Middle of the Road

The further I get into this writing thing, the more clear it becomes that there is no one right way to do it. The important bits are writing it in clear and proper language, writing something interesting and entertaining, and to not be some precious dick about your stories. Beyond that, the rest is highly personal and utilitarian: whatever works is what you should use.

Of course, finding out what works for you can be a lifetime of effort on its own, one that can be deeply frustrating. None of us wants to waste time on trying something that ends up being a dead end. I think writers more than other people are acutely aware of the limited time we have on this earth, and sometimes fear of wasting that time can lead to not even trying.

But the truth of the matter is that it’s only through trail and error that we learn what really works for us. This will take time. It cannot be fudged.

Not that we can’t go looking for hints. This is writing we’re talking about, after all, not spoiling what you got for Christmas. By all means, pick up the present, shake it around, use all your Sherlockian skills and think hard on the matter. While all the guide books in the world will not show you the ONE TRUE WAY of writing, what they can give you is a pointer in the right direction, a short cut that might save you some steps.

If they work. For you.

And what I’ve discovered, sadly, is that I am neither a Pantser or an Outliner. This has deeply troubled me for a while. My first attempts were total Pantsing, back before Pantsing became a popular term. I would have these vivid scenes, I would have these characters, I would feel this story fluttering in my chest, but I could not get them out. I did not have the skills to take these images and sew them together. Nor did I have the confidence. After many false starts, I have a graveyard of stories behind me that never made it, never will.

I must be an Outliner, I thought. I should plan it out! If I know the whole story before I write, then the writing will come on it’s own, right?

Sort of.  But not really.

Trying to map out a whole novel at once, before hand, is near impossible for me. A whole different kind of block stops me cold. A novel is big, bigger than I can figure out all at once. There will be a certain point, somewhere around the half way mark, when my brain makes the leap and can hold it all in my head at once, but there is never a point in the beginning where I will know all that happens, how and to whom. And trying to ask that of my creative self will shut her up. Fast.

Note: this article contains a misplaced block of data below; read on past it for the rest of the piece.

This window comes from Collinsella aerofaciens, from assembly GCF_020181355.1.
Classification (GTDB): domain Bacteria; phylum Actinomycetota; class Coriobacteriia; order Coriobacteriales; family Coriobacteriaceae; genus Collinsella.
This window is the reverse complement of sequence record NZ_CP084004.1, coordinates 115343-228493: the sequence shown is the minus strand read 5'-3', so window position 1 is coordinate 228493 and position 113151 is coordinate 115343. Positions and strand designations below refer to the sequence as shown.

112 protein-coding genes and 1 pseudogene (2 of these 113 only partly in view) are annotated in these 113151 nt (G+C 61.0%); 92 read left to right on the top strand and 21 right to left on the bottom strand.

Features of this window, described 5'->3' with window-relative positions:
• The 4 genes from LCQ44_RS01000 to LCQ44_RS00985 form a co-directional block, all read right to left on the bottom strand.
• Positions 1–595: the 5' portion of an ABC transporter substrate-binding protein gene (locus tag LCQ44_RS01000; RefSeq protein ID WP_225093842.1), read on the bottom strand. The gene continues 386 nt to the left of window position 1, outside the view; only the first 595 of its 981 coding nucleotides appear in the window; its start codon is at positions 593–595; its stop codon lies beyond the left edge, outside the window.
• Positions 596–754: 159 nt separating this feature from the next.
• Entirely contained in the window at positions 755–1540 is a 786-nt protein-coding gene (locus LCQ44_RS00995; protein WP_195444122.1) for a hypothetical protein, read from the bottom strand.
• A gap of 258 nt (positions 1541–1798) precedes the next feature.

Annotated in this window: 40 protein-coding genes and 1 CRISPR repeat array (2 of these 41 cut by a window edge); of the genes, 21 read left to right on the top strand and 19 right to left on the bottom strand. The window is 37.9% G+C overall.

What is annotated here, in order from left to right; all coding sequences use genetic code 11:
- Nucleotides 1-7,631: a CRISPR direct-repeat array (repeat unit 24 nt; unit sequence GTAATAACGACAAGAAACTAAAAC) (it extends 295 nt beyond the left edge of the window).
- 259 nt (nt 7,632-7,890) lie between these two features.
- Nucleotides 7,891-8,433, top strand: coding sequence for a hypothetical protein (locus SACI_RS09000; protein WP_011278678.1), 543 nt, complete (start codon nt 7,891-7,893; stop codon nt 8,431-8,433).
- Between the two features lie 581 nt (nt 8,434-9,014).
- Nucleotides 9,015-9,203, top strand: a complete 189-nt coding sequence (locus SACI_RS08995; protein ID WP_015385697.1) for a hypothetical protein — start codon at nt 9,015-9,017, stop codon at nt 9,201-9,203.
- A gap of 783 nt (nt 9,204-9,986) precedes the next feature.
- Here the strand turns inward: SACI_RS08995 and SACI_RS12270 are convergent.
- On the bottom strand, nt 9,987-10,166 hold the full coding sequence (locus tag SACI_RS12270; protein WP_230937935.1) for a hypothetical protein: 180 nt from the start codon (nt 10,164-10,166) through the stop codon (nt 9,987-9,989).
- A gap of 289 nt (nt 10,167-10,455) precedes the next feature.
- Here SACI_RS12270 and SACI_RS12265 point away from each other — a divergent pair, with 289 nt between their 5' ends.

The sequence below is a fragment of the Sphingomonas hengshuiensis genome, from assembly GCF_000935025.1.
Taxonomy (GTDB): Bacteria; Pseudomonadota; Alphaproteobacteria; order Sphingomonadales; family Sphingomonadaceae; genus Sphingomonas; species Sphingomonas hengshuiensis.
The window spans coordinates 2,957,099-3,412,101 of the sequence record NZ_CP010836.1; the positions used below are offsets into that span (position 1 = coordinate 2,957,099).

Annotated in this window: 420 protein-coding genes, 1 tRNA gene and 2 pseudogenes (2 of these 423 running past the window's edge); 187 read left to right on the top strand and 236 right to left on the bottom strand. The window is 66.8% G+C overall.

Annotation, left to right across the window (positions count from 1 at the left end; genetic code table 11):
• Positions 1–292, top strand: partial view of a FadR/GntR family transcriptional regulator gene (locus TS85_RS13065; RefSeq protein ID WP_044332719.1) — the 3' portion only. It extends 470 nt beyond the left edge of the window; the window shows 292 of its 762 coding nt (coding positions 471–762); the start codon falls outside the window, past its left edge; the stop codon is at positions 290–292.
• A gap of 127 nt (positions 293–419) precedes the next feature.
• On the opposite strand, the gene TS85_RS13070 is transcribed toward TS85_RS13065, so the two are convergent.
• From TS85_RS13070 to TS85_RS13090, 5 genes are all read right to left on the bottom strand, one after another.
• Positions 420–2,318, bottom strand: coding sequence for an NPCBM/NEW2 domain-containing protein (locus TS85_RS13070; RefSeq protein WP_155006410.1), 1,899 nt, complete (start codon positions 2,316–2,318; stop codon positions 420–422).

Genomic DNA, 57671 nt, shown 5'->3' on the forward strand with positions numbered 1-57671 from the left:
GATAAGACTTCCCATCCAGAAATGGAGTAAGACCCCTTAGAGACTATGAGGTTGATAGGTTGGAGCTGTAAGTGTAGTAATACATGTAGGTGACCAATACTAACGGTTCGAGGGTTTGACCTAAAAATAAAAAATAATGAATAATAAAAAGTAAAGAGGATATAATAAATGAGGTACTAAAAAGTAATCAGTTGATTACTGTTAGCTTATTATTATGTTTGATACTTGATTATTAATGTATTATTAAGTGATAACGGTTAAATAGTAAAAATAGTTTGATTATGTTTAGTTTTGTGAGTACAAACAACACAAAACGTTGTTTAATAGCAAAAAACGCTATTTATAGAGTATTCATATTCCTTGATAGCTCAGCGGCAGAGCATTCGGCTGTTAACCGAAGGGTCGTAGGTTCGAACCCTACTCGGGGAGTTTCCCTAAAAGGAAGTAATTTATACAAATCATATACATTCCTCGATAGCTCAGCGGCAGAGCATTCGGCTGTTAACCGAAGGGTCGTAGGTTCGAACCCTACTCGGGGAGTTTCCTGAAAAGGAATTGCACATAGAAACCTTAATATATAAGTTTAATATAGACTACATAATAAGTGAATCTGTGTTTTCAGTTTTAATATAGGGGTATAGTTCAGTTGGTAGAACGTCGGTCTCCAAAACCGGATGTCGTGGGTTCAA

So where does that leave me? Turns out I’m firmly in the middle between Outliners and Pantsers.

I start with those same rush of initial, tangentially connected scenes, and I start building characters, start building my setting, asking what do they want, what’s possible in this world, what if. And if I am lucky, connections start appearing and things start making a rudimentary amount of sense. Those “what if” questions that spawn all those wonderful possibilities that get me started, start turning into “if/then” scenarios that plot the novel in chunks. These sections fill out, I write them, and I keep if/then plotting based on the new material.

Because the story changes as I write it. If I planned too far and to particular in advance, it not only saps all the strength out of the story for me but it gets me stuck in a new way because I feel like I can’t take advantage of whatever the subconscious throws up during the drafting process.

They advise young writers to not edit (heavily) as you write. The chances are high that when you are done, the manuscript will need large enough changes that the early editing will likely be wasted effort. And it occurs to me that the same might be true of outlining. There is no point doing the super detailed outline because the story might change drastically by the time you get there to write it. Write towards your pivotal story points (and you’ll still need at least those), but don’t lock yourself down.

Case in point: as I said recently, I planned out the next part of the story, some 15,000 to 30,000 words. I have only the bigger scenes listed beyond this, but I thought I had this chunk pretty well done as far as the outline went. And then I went and wrote a scene with one of the antagonists who took advantage of a situation I didn’t realize was even presented to her until I was actually writing the scene. I leaned back in my chair and had this George Takai, “Oh MY!” moment. The viewpoint character’s choice has a lot of potentially interesting implications. I need to play with this new development, even though it affects, nay, bugger up, the short term and undoubtably the long term story.

And that’s awesome.

So, if you’ll pardon me, I have half a pair of pants to pull on and a partial outline to tweak.

(None of this applies when it comes to short stories, at least for me. They are small enough to hold entirely in my head and as such can be played with and planned mostly before the writing. But as with everything else in this blog, and really shouldn’t need to be reminded, YMMV, of course, of course.)


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